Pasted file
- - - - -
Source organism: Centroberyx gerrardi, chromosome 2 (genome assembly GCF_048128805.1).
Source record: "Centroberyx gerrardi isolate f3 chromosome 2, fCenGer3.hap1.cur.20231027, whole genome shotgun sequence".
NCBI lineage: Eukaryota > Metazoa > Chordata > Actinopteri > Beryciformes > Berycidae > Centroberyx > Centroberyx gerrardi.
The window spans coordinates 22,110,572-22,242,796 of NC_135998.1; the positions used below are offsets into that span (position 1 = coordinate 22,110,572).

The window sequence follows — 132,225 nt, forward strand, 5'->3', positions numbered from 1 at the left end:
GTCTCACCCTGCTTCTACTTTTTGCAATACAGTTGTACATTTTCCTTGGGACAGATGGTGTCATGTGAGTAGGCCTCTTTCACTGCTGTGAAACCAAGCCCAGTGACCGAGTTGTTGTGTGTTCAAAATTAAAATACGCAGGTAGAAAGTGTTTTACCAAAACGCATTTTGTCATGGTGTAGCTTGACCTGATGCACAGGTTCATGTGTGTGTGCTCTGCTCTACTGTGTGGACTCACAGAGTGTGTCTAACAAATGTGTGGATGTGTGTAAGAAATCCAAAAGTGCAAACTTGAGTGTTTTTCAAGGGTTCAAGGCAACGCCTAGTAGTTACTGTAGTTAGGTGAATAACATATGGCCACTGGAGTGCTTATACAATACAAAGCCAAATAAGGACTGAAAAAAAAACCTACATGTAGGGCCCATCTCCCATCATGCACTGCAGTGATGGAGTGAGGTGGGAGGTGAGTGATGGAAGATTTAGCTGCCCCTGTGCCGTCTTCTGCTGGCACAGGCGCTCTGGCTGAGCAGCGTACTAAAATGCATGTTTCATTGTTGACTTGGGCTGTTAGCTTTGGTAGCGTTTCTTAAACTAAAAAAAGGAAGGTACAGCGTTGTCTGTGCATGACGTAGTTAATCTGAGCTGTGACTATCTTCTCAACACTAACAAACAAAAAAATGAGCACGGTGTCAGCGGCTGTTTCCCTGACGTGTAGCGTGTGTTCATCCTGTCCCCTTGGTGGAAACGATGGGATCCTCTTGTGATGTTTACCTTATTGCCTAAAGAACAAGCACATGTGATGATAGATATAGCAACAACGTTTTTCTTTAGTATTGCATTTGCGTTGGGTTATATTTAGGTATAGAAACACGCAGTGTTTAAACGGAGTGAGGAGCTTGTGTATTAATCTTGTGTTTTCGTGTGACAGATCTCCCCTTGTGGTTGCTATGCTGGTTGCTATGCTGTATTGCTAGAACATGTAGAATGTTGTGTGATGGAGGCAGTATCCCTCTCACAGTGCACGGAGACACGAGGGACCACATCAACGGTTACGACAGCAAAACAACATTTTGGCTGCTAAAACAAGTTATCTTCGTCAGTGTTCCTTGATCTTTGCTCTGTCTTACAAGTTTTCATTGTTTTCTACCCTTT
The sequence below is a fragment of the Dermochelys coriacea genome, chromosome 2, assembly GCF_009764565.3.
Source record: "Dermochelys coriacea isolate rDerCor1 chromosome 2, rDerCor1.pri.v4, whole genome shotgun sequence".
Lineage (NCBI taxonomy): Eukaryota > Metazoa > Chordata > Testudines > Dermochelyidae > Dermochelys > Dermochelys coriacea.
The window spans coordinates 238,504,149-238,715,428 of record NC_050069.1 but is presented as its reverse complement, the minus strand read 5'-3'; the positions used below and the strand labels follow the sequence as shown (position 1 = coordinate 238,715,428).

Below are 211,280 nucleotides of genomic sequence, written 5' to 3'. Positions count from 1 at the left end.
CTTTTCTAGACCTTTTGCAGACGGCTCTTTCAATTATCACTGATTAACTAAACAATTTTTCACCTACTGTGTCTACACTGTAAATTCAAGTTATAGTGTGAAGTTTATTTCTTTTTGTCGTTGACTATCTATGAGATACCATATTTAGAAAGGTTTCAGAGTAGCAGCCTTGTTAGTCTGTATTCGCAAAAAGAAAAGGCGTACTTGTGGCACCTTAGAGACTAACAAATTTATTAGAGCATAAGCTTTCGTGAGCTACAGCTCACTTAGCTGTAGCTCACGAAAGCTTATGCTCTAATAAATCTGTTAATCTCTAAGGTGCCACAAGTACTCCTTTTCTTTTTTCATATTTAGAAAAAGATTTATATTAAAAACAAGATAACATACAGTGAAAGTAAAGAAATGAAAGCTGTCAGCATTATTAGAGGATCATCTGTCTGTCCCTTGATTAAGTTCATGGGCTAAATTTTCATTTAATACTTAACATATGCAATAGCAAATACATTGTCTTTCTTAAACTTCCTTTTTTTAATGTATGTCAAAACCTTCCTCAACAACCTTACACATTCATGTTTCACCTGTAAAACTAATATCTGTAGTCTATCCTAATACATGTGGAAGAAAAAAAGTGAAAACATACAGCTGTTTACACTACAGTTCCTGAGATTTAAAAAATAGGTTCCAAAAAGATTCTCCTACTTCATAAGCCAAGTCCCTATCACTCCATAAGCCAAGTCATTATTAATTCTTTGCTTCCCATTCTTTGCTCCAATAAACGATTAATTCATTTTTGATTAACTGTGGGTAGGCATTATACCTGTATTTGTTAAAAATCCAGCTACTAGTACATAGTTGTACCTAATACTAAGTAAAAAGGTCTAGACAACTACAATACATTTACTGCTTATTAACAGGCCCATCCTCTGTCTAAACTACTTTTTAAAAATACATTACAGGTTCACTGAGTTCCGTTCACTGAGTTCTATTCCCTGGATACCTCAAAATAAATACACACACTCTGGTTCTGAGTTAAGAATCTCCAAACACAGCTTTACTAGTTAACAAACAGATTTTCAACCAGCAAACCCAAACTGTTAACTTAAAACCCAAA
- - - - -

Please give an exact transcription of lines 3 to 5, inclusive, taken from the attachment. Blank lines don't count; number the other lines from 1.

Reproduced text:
NCBI lineage: Eukaryota > Metazoa > Chordata > Actinopteri > Beryciformes > Berycidae > Centroberyx > Centroberyx gerrardi.
The window spans coordinates 22,110,572-22,242,796 of NC_135998.1; the positions used below are offsets into that span (position 1 = coordinate 22,110,572).

The window sequence follows — 132,225 nt, forward strand, 5'->3', positions numbered from 1 at the left end: